Summary: Ranking of protein powders based on how much whey protein you get for your money. No concerns about taste or mixability here, just good quality, value-for-money whey protein.
How do you find the best value for money whey protein?
By working out which protein powder gives you the most protein for your money.
To figure that out, I'm looking at 3 main things:
- How much the protein powder costs.
- How much powder is in the tub (the weight in grams).
- How many grams of protein there are in 100g of powder.
With those 3 facts you can work out useful information like how much protein you get for £1 or how much 1 serving costs (based on 1 serving = 40g protein). Those are the important numbers when trying to work out value in the world of protein shakes.
The protein/100g powder in different makes of whey protein can vary by a few grams, which is why it's much better to think of serving sizes in terms of grams of protein rather than grams of powder.
What not to look for.
It's not always easy to compare protein powders in terms of value. Here are a couple of misleading stats:
- The number of servings advertised on the tub. Serving sizes vary from one powder to the next, so you can't easily compare them. One tub may have "40 servings" of 10g of protein, but another may have 20 servings of 40g. The 20 servings tub is obviously the better option.
- The weight and price only. A big heavy sack of low-price powder sounds good, but keep an eye on the quality (e.g. protein per 100g of powder). A good benchmark to aim for is 75g+ of protein per 100g of powder. Cheap and heavy isn't much good if you'd get more protein in a sack of sawdust.
A quick note about "cost per serving".
In the table above, 1 serving = 40g of protein.
I've classed one serving as 40g of protein for each powder so that I can put them all on a level playing field and work out which one has the lowest cost per serving (which is another way of saying the tub with the most servings for your money).
I can do this because all whey protein powders are as good as each other these days (the better ones listed on this page are any way). They're all as effective as each other, so 40g of whey protein is 40g of whey protein, regardless of the brand name behind it.
Nonetheless, take as much protein in your shakes as you need. A popular, manly serving size is 40g (that's 40g of protein, not 40g of powder), which is why I've used that as my standard serving size for working out cost per serving.
What are some good average numbers to look for?
I aim to pay around £1 for a 40g serving of whey protein. Much more than that and it's getting too expensive. Anything less than that is impressive.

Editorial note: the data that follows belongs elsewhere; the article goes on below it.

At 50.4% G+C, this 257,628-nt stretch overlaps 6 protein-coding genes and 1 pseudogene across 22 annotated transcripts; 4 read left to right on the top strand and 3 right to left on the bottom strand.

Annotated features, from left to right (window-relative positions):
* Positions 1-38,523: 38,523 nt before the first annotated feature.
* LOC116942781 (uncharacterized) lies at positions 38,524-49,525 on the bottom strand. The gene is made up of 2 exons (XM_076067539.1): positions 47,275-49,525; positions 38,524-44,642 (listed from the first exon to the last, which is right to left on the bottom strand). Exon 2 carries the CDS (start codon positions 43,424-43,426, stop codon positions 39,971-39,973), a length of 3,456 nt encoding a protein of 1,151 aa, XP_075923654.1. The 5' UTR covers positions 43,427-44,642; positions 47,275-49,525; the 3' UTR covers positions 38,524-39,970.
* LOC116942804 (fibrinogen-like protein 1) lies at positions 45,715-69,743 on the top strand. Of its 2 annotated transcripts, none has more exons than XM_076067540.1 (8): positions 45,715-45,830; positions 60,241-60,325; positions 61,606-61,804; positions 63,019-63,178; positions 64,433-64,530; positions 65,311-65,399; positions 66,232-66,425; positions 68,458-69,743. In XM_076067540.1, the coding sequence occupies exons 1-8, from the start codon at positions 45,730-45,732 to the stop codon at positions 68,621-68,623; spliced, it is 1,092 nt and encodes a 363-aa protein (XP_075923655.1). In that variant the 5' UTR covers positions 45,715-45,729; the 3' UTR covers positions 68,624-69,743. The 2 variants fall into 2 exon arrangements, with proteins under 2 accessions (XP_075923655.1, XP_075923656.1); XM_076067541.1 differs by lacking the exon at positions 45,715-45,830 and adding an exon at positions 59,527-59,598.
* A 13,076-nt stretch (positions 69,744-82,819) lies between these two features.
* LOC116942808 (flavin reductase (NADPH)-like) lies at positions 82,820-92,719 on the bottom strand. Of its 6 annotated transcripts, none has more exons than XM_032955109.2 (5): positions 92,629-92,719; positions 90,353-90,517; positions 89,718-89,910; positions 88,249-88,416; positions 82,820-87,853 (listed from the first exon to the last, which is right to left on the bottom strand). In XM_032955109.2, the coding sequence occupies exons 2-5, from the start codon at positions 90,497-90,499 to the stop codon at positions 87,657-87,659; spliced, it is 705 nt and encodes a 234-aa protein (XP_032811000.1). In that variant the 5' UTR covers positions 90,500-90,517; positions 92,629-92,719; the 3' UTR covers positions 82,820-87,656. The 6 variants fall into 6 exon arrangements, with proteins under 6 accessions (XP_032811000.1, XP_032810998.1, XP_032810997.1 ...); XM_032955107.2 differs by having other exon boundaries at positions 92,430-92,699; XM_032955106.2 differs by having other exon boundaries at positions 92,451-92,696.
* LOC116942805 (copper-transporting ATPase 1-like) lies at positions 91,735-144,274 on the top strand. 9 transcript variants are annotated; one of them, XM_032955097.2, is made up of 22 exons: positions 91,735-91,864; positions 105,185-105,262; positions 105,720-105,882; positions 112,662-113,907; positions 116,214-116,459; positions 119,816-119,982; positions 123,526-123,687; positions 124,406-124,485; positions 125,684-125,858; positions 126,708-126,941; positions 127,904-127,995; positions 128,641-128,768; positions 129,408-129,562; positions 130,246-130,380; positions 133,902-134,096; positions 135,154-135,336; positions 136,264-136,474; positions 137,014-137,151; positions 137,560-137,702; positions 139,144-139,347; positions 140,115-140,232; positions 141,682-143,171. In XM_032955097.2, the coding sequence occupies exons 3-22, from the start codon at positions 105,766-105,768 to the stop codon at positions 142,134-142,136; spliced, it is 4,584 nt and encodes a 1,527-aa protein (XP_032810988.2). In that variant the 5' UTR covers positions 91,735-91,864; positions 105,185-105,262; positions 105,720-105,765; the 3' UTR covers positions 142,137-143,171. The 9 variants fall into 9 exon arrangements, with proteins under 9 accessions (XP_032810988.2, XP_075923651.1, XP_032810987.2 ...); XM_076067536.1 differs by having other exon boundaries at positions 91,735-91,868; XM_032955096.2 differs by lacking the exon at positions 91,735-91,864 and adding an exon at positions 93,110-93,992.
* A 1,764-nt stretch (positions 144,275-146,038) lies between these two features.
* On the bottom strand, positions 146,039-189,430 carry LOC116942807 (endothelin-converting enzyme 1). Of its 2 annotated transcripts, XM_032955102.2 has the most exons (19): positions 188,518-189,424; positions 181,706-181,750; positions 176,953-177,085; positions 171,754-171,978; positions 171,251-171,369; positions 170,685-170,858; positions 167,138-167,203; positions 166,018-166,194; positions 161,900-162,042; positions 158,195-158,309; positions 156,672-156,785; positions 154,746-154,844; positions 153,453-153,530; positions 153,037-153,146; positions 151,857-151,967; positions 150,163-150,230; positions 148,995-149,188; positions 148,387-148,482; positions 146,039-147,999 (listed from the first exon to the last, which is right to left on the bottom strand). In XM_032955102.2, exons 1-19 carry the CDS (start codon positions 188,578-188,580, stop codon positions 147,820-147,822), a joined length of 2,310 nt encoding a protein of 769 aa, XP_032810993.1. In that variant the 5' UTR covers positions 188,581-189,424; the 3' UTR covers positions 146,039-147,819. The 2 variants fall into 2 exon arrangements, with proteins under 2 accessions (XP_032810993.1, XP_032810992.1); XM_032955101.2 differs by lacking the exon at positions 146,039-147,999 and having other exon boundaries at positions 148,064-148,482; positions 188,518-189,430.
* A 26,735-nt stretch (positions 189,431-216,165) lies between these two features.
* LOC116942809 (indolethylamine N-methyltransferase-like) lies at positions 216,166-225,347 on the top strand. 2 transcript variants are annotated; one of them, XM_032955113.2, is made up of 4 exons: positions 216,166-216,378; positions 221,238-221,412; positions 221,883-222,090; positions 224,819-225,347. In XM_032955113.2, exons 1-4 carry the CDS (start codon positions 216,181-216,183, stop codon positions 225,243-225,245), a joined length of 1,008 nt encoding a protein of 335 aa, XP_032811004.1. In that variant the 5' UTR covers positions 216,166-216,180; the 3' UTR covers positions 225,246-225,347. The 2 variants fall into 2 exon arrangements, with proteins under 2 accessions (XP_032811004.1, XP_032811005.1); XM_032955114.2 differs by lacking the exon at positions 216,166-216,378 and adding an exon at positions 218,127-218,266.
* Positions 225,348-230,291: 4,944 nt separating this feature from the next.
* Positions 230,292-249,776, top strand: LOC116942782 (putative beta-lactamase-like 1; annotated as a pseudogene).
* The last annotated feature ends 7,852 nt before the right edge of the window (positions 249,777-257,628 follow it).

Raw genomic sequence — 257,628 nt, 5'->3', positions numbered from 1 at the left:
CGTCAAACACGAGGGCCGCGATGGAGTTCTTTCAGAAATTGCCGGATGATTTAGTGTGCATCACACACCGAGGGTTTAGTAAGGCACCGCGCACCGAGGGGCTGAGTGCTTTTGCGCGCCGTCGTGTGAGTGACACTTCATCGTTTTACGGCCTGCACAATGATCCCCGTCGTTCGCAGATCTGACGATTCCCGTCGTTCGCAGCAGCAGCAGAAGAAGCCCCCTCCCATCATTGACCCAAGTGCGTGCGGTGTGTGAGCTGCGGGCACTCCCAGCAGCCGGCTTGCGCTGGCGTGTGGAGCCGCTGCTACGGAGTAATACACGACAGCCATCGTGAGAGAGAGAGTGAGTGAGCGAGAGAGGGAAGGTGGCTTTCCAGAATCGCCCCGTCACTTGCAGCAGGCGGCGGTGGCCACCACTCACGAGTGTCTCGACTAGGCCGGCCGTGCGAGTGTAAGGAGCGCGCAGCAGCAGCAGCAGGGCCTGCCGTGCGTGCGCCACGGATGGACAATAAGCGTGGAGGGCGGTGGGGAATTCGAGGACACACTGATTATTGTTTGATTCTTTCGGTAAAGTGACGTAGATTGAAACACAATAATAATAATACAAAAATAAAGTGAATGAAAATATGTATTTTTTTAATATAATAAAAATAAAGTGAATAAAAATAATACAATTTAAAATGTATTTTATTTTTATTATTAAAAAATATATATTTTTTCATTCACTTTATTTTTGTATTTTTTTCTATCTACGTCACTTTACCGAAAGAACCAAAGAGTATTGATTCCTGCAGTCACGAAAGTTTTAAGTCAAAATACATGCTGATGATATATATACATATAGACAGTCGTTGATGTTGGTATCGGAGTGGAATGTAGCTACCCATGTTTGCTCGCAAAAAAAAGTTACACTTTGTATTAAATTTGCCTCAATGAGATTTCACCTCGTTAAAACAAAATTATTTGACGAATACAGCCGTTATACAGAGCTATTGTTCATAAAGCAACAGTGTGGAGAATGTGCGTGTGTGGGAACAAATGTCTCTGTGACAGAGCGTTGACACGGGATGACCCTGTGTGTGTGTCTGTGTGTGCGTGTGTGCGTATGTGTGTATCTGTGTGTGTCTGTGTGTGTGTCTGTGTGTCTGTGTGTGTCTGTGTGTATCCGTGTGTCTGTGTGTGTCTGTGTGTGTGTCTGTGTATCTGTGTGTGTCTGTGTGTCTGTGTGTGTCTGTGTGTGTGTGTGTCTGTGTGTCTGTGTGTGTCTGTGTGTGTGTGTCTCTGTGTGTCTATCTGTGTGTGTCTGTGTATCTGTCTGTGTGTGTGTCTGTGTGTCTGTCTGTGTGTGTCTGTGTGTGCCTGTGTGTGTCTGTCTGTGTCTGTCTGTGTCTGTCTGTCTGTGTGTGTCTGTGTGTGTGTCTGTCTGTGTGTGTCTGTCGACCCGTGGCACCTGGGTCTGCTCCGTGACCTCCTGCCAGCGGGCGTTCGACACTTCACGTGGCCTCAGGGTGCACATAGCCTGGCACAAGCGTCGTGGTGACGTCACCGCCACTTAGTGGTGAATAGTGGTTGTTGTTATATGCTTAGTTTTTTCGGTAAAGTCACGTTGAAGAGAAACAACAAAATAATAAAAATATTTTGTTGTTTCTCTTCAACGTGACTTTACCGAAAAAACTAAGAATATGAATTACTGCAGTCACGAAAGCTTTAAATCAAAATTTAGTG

Who is value for money protein best for?
Anyone looking to buy whey protein on a budget, or anyone looking for as much protein as they can get for their money – which in fairness is most people.
Is it cheaper to get protein from whole foods rather than whey supplements?
Surprisingly not. For the most part, the cheapest way to get extra protein in to your diet is through protein supplements. Supplements are cost-effective, so if you're on a budget you shouldn't think of whey protein supplements as an "expense". In fact, if you're on a budget you should look to buy supplements to save money overall.
Here's a table that highlights how much popular sources of protein are costing you for every 100g of protein you get, along with how much protein they deliver for every £1 you pay.
|Food||Weight||Price||Protein/100g||Cost per 100g of Protein||Protein/£1|
|Tesco Value Tinned Tuna
|Protein (ON Gold Standard Whey)
|Lean Steak Mince (21% Fat)
|Chicken Breast (Raw)
|Princes Tinned Tuna
This table doesn't highlight the absolute cheapest prices or the most cost-effective quantities. However, the general trend is still going to be the same. If you want to add more protein in to your diet, buying whey protein supplements is one of the cheapest ways of doing it.
Tinned tuna and milk aren't far behind as far as cheap sources of protein go (tinned tuna can be the best value for money if you can get it cheap enough).
In addition to being one of the cheapest sources of protein, whey protein supplements are also easy to consume and taste delicious (usually). Furthermore, they do not have the extra fat that milk has, which may be something you want to avoid getting too much of in your diet.
Doesn't more expensive whey mean better quality?
Not these days, no.
There are no "low quality" whey protein shakes listed on this page, so don't think that you're sacrificing quality here. All of the top-tier protein powders are the same in terms of effectiveness, so there's nothing wrong with a low price. Two things you may be losing out on are taste and mixability, but that's not always the case. Even if that is the case, sacrificing some taste and mixability is a fair trade-off for more cost-effective servings.
Choosing value for money protein is like choosing value for money 4% lager – they'll all get the job done in the same way, but the price varies based on taste and brand.
How to get even more protein for your money.
Want to get as much protein powder for as cheaply as humanly possible?
- Buy a bigger tub or sack. You get more for your money if you buy more protein at once. Buying a 5kg sack for instance would be cheaper than buying two 2kg tubs.
- Buy in bulk. Same idea as above. At some online retailers, the more you buy the cheaper it gets. You may get a bigger discount for buying 2, 3, 4, or 5+ tubs at once.
- Choose a different flavour. Unflavoured protein is the cheapest, but that's not always an option. Check out the different flavours on offer though anyway, because on the odd occasion one flavour will be £1 cheaper or something.
- MySupermarket.com – Compare food prices at different supermarkets online. A really useful site if you're on a budget and want to convert your pounds in to as much protein as shrewdly possible. Your Mum will love it as well.